But Labor Commissioner Mark Butler angrily responded that the department had long ago begun fixing its problems on its own. He also charged that the plaintiffs’ unilateral announcement itself violated the preliminary agreement, something attorneys for the plaintiffs denied.
Butler blasted one of the plaintiffs’ lawyers, Jason Carter, for making “false and misleading” assertions about the “proposed settlement.” He threatened to back out of the deal on Friday. And a few hours later, the department rushed back to court to ask the judge to nullify the preliminary settlement, although neither side issued a public statement until Tuesday.
The DOL’s filing late Friday called the plaintiff’s press release “a direct contradiction to the terms of the proposed settlement agreement.”
The preliminary agreement calls for a joint press release in which both sides would provide information to the public, a copy of the proposed pact said.
“The point being that the parties would announce the settlement agreement in a fair and even-handed manner,” attorneys for the state DOL said in the Friday filing.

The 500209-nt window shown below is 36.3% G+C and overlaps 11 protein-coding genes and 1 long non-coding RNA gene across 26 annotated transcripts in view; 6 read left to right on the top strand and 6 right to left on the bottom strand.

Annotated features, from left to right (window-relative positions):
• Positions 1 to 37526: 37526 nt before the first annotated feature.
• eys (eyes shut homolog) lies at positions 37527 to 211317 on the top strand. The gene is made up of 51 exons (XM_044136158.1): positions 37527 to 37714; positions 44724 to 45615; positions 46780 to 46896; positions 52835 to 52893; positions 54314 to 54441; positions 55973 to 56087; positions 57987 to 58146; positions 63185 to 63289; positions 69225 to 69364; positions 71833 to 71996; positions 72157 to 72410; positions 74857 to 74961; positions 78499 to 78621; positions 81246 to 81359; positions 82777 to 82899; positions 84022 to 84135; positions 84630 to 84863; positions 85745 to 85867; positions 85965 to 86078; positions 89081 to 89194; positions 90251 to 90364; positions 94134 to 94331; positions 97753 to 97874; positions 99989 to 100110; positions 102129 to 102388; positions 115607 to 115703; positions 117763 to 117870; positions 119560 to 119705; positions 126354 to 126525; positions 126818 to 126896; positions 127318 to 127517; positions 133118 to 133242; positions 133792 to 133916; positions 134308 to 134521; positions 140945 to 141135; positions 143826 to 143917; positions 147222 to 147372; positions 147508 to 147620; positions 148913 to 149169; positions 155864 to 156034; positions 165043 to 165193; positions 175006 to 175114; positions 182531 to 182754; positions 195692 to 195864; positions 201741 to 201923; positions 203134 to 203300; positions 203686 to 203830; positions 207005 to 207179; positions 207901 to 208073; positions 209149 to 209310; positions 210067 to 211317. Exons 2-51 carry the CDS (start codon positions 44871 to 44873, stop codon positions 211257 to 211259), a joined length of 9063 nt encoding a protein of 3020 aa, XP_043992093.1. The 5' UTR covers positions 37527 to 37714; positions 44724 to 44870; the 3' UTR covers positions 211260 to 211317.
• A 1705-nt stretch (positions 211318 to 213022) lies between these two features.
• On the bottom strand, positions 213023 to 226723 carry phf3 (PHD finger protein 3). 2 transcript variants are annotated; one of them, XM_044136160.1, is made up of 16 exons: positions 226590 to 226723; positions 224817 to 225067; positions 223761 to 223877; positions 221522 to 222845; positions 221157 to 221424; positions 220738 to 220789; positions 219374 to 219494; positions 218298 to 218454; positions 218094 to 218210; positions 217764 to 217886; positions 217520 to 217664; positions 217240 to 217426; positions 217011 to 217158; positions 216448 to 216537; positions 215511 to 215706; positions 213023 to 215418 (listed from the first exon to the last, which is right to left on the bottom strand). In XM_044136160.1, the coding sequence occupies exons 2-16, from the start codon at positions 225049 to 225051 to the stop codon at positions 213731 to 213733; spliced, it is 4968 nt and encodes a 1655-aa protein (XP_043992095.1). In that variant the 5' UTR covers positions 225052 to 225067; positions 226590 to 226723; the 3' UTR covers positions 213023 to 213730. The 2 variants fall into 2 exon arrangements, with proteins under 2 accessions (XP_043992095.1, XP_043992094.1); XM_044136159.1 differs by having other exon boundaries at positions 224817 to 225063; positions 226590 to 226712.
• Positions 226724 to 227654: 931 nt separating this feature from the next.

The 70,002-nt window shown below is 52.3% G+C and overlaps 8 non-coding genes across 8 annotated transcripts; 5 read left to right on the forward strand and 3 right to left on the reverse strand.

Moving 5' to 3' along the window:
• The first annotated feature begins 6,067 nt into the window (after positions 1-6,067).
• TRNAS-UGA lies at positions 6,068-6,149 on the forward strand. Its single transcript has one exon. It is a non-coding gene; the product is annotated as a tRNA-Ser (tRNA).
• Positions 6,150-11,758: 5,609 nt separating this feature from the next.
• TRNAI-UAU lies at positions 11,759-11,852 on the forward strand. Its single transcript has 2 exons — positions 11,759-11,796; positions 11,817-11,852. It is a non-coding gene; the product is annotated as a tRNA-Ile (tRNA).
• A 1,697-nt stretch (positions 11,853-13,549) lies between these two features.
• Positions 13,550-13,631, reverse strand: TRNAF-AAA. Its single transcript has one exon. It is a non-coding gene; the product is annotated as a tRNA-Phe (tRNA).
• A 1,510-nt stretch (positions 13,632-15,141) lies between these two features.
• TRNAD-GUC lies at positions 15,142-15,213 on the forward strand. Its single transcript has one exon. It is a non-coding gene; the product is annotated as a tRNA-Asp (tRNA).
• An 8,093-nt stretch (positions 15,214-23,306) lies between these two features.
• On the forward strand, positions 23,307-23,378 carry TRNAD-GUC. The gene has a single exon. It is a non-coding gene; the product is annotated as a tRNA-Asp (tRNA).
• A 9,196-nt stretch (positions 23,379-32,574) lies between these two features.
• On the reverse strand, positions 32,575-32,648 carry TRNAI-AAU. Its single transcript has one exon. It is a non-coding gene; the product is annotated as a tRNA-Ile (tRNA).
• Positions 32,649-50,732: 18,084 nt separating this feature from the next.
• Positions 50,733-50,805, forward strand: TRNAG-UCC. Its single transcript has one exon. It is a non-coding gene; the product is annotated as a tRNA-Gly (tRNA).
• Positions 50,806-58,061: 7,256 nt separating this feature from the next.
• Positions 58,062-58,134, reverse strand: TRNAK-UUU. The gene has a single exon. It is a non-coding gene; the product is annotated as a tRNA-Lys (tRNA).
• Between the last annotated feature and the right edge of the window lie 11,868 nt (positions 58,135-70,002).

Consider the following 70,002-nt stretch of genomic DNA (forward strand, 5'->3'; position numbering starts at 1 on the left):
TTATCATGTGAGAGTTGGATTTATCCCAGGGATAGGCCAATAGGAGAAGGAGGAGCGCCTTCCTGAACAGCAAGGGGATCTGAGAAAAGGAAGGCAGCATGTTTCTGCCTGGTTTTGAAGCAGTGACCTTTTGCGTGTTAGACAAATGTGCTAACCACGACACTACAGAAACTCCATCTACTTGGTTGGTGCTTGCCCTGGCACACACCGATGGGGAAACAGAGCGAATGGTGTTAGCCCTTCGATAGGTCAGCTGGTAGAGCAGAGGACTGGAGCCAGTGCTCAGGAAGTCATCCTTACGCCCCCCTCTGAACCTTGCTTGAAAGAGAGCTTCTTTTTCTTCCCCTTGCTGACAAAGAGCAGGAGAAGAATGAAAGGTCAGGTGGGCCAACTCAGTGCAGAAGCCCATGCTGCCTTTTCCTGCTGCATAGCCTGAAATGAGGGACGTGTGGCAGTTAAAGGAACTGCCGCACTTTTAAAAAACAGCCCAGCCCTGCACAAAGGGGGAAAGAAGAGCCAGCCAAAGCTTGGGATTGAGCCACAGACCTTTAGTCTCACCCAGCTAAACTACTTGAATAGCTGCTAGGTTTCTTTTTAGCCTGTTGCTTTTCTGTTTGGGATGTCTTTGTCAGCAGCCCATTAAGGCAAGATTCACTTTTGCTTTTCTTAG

Instead, “within minutes of the conclusion of the hearing, possibly before,” the attorneys on the other side contacted the press with their own press release and its own version of the pact.
That breach has made it impossible to keep cooperating, so the department wants to withdraw from the settlement, attorneys for the state DOL said.
“Due to the indifference exhibited by plaintiffs’ counsel to the terms of the proposed settlement agreement, defendants are unable to continue along the path of final approval,” the filing said.
Plaintiffs’ attorneys filed a response Tuesday, arguing that the judge should reject the DOL motion and mandate that the agreement remain in force.
The agreement had not required them to stay mum outside the joint release, the filing said.
“Comments to the press were entirely consistent with the agreement; they were also accurate, informative, and addressed an issue of public importance,” the filing said.
It’s not clear when a judge will rule on the state’s motion.